The massacres of thousands of students in Tiananmen Square, of millions of Cambodians by Pol Pot, the millions of Kulaks in Russia — all of the terrible crimes against humanity committed by socialist governments — are not proof that the model is flawed. In exactly the same way that contemporary Islamic leaders dismiss crimes committed for the greater glory of the prophet by arguing that the people who commit such crimes are not ‘true Muslims’, so socialists dismiss past failures by simply arguing that Mao, Stalin et al. were not true Marxists.

Instead of recognising that there is something seriously wrong with Marxist economic and political theory, each new failure merely elicits the blithe observation that capitalism’s inevitable collapse is imminent.

Eric Fromm, the German (Marxist) philosopher/psychoanalyst argued that we all need a ‘frame of orientation and devotion’, a sort of internal mind map which helps us make sense of the world. Millenarian cults do this with varying degrees of success. The adherents of the cargo cults which emerged in the Pacific around the second world war believed that by clearing a bit of jungle, or building a runway in the treetops, food and cargo would fall from the sky in the same way it had fallen when American planes dropped supplies to soldiers fighting the Japanese.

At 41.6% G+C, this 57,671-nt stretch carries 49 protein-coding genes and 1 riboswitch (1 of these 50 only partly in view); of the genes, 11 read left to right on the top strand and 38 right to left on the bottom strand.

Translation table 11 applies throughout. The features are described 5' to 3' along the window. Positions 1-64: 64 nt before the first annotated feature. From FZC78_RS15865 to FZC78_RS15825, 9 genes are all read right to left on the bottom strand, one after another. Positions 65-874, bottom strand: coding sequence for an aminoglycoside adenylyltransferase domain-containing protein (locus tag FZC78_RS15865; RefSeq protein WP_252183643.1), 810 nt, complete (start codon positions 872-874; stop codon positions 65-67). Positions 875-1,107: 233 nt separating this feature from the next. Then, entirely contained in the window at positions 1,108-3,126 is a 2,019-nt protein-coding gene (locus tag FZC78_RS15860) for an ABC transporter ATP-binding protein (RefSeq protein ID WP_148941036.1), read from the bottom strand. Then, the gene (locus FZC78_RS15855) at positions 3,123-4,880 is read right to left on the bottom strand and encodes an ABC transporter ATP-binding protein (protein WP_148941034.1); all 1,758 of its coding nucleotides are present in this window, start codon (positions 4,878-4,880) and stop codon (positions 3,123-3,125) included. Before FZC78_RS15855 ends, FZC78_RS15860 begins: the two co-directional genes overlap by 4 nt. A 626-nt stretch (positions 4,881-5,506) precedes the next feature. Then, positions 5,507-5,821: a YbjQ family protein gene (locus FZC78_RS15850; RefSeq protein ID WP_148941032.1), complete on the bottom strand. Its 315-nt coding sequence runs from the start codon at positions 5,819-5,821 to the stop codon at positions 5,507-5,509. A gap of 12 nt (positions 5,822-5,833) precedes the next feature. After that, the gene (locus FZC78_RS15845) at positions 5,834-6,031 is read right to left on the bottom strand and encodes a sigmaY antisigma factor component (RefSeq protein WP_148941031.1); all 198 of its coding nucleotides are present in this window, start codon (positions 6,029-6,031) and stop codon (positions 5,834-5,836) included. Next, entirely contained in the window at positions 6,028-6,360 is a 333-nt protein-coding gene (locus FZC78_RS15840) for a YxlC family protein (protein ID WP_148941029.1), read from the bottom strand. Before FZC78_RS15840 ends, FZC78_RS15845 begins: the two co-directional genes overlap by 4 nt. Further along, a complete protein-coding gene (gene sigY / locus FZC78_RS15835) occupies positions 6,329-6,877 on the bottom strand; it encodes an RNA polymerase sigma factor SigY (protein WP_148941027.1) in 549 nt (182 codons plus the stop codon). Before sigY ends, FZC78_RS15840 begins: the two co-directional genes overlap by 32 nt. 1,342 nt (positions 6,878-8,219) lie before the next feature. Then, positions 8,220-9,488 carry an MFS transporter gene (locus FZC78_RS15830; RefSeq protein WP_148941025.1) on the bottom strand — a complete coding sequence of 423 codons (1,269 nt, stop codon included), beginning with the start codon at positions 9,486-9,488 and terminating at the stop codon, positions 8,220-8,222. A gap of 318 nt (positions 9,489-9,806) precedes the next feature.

Like the socialists, the Pacific Island cargo cultists were doomed to repeated failure. Unlike the socialists, the Pacific Islanders learned a lesson from the failures and moved on.

Contemporary socialist greenies gluing themselves to roads are probably motivated by a quasi-religious devotion to the same sort of vague ideals that inspire animal liberationists to vandalise chicken farms. The greenies of course want to save the planet. Even wretched people like you and me are entitled to salvation.